Many of you will have watched the first episode of CBC’s mini-series Pure last night (Jan. 9). As a spectator, I was mildly entertained. As a Canadian who loves this culturally diverse country, I was troubled. As an historian who has written extensively about both the Old Order horse-and-buggy Mennonites of southern Ontario and the Low German Mennonite migrants from Mexico, I was deeply dismayed.
It is especially problematic that the show comes from the CBC, our publicly owned, national radio and TV company. It is, after all, charged with the responsibility to enhance respect and understanding among Canada’s diverse ethnic and religious groups.
The show is based on a fundamental misunderstanding of the horse-and-buggy community in southern Ontario, and creates an error-ridden depiction of a vulnerable and highly visible religious minority group within the wider Mennonite mosaic. The show seems sloppily researched and caricatures what it purports to be a real community. It gets many things wrong: the accents, the names, the dresses, the theology, the very buggy used, the church architecture, the very notion of the existence of a “colony.”
Highly problematic, it conflates an actual story of a drug smuggling ring involving fringe elements—no longer linked to the church—within the Low German-speaking Old Colony Mexican Mennonite immigrant community with the horse-and-buggy, Pennsylvania Dutch-speaking Old Order Mennonites of Ontario.
In real life, the leaders from both groups talk easily about their struggle to maintain the biblically based, countercultural ways of their communities, to counter consumer culture and divisive individualism. However, the thought that one of their leaders would be overtly dishonest and engaged in illegalities in order to achieve communal purity is simply not plausible.
I am personally acquainted with the bishops and ministers—not pastors, by the way—of both the horse-and-buggy Old Order Mennonite and Old Colony immigrants from Mexico. I have repeatedly found among them qualities of honesty and integrity, and a profound respect for the law and for their non-Mennonite neighbours.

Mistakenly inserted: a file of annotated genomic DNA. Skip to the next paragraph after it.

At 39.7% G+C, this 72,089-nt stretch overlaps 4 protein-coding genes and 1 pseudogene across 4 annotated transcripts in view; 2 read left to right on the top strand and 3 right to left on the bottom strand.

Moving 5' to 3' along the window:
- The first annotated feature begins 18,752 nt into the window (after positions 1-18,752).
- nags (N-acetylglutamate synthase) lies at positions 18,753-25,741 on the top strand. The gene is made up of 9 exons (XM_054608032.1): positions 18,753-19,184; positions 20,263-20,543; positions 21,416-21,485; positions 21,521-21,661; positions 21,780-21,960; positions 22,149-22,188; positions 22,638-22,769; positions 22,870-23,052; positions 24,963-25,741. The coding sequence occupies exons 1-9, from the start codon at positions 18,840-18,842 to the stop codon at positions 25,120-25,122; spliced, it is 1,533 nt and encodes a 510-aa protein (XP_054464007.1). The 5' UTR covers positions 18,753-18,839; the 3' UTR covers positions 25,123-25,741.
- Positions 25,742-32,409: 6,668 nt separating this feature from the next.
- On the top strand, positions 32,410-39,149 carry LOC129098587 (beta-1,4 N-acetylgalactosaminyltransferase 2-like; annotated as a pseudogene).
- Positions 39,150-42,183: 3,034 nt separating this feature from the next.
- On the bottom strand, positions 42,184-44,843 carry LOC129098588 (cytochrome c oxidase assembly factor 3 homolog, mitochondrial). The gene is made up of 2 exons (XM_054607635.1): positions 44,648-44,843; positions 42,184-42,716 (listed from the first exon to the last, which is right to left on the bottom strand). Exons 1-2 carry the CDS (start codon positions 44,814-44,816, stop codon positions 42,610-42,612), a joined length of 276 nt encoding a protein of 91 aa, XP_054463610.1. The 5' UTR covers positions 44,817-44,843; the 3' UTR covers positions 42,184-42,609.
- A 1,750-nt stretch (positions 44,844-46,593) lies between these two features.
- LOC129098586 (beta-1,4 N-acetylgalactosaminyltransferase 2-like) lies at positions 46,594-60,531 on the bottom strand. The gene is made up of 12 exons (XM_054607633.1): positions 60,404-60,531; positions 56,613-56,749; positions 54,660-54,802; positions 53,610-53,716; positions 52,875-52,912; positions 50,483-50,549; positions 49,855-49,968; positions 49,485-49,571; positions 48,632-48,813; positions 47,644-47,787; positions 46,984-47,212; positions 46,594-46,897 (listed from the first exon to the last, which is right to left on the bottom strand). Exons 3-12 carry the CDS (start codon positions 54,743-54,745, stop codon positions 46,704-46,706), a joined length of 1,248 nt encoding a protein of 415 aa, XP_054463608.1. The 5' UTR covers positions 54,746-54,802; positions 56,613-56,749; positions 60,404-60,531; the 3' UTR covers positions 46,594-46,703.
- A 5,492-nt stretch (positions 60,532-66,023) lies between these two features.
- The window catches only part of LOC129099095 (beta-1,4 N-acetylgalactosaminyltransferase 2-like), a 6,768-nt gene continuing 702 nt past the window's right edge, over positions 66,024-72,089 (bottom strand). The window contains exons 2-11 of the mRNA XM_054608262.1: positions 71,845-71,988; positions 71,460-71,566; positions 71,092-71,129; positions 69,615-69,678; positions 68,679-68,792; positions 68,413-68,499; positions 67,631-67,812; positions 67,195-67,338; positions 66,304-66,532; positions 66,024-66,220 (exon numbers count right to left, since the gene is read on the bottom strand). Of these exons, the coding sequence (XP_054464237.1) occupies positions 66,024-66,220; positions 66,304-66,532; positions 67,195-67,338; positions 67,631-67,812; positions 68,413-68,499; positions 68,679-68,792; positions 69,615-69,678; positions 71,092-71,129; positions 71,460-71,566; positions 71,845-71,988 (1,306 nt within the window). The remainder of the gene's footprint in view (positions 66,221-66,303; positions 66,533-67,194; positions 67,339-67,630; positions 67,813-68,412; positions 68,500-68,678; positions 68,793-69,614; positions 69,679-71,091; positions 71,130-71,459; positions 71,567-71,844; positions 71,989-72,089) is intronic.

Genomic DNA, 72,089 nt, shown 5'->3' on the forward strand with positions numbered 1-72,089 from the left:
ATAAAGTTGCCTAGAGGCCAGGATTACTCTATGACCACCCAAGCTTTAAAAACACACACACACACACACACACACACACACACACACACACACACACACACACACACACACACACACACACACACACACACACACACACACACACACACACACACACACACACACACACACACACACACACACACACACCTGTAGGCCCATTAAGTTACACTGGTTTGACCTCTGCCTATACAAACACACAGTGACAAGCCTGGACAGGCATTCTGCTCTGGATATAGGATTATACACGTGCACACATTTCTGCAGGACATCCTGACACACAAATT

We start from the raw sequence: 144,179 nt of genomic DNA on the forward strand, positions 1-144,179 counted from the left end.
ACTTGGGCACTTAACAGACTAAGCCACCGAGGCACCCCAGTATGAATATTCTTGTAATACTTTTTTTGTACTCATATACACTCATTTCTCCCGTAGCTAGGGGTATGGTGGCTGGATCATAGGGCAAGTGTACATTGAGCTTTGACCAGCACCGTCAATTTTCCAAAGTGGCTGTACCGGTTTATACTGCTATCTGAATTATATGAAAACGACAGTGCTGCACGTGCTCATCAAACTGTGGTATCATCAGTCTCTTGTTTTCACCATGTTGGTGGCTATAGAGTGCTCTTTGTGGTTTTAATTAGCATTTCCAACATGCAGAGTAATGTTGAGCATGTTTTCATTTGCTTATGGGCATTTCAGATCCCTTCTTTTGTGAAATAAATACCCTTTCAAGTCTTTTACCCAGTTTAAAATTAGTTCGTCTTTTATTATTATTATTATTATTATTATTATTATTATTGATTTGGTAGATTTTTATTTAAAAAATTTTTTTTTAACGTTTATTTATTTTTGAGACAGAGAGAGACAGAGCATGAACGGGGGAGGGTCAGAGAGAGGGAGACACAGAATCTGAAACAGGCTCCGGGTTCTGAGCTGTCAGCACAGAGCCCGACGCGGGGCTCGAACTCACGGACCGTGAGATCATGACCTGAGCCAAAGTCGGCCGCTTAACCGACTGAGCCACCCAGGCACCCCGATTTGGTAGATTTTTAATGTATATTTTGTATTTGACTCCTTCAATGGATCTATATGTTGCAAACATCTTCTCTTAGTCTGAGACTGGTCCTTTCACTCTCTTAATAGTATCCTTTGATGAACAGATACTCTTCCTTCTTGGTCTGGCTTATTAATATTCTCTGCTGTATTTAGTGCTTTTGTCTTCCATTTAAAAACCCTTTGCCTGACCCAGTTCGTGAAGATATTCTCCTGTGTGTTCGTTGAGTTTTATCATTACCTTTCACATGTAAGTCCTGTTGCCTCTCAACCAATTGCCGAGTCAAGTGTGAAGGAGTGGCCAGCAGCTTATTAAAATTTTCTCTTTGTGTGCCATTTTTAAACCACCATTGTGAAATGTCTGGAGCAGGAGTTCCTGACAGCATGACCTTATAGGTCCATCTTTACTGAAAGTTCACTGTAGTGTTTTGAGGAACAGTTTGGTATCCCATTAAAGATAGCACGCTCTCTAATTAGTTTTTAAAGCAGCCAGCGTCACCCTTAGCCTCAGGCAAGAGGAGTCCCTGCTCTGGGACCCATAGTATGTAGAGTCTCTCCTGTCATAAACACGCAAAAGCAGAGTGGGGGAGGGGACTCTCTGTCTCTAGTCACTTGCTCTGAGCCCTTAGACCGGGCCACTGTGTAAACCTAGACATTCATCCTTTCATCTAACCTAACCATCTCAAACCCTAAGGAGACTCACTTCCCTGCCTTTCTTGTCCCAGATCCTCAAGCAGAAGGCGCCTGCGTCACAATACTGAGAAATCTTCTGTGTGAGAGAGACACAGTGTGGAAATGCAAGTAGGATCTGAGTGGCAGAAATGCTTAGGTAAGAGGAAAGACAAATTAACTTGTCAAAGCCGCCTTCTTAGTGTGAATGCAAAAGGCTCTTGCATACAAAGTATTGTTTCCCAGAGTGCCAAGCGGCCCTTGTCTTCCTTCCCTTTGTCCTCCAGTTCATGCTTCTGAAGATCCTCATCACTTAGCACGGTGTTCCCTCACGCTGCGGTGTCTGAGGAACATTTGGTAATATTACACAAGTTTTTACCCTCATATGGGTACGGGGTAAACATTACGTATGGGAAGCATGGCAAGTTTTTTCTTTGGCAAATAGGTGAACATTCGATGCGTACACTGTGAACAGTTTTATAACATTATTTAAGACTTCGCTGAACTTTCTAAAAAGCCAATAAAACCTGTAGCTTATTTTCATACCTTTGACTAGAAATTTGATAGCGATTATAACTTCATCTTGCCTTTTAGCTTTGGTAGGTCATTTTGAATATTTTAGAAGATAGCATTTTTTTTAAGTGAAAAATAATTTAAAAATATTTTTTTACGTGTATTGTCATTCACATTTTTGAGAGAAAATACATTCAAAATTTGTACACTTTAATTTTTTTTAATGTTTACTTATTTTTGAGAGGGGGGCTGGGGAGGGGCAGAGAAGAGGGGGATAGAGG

It would seem that CBC, for reasons of entertainment, has contravened its mandate to bring understanding and respect to vulnerable groups within the Canadian multicultural mosaic. Instead of an artistic portrayal based on a serious inquiry into the nature of Canada’s most traditionalist Mennonite communities—places that strive for communal wholeness, closeness to nature, simplicity and kindness—the CBC has engaged in misrepresentation, with a seemingly misguided aim to entertain and titillate.
With this show, CBC will be party to stereotyping rather than respecting, and disparaging diversity rather than promoting it. We must expect much more from our national, publicly owned media.
Royden Loewen is the Chair in Mennonite Studies at the University of Winnipeg. This was originally posted on the Journal of Mennonite Studies’ Facebook page on Jan. 10, 2017.
See other viewpoints on the show:
Is our indignant response to Pure righteous?
Review: Show not so pure in its depiction of Mennonites
Willard Metzger’s blog post, CBC Drama ‘Pure’: Gift or irritant?
Sam Steiner’s blog post, ‘Pure’—the CBC drama—Episode 5